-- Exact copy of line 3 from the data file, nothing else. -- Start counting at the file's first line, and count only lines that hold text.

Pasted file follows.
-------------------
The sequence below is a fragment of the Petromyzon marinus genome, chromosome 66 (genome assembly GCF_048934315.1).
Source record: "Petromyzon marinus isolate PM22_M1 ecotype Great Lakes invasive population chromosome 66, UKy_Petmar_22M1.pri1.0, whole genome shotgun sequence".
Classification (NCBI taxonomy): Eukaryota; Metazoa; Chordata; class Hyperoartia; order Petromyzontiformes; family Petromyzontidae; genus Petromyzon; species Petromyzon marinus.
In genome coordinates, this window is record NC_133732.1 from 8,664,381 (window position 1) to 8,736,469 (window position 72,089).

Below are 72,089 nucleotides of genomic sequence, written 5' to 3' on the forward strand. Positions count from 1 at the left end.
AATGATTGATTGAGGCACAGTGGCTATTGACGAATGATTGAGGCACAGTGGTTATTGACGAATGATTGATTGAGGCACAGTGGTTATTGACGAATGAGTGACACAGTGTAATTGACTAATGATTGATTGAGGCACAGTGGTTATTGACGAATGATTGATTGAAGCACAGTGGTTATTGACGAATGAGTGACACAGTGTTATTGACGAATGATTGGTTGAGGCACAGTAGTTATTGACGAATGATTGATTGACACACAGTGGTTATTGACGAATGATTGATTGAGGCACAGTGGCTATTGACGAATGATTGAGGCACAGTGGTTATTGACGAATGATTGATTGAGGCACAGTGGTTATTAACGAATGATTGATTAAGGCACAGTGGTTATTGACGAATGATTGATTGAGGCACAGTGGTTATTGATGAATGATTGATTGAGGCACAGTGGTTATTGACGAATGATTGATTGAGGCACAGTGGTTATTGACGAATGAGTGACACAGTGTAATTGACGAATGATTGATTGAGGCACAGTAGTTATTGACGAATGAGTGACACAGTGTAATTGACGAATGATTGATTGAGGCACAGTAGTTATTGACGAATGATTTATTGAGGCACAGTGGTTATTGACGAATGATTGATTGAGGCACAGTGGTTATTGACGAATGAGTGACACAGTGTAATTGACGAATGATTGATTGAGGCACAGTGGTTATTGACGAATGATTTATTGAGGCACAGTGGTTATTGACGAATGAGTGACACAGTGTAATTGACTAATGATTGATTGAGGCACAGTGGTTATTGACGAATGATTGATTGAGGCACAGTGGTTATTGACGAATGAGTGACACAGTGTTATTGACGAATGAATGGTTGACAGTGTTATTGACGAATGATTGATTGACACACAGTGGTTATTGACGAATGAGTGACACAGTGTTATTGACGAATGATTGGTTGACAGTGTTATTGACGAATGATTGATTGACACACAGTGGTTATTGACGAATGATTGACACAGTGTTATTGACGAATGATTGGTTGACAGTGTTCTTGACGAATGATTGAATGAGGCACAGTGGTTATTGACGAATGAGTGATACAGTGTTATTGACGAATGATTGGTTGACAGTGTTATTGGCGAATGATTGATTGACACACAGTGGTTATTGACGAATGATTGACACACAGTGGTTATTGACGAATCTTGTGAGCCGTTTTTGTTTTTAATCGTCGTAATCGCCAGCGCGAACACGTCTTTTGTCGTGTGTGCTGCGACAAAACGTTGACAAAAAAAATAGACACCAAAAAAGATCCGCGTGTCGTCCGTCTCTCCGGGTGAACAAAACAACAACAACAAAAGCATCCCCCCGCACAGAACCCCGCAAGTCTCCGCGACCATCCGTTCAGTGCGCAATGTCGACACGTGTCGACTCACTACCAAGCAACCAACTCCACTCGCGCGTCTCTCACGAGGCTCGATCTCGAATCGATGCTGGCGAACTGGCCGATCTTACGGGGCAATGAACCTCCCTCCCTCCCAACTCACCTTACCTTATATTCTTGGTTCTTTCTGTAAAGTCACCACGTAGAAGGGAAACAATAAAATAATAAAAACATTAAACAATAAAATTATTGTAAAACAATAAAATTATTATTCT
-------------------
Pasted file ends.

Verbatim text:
Classification (NCBI taxonomy): Eukaryota; Metazoa; Chordata; class Hyperoartia; order Petromyzontiformes; family Petromyzontidae; genus Petromyzon; species Petromyzon marinus.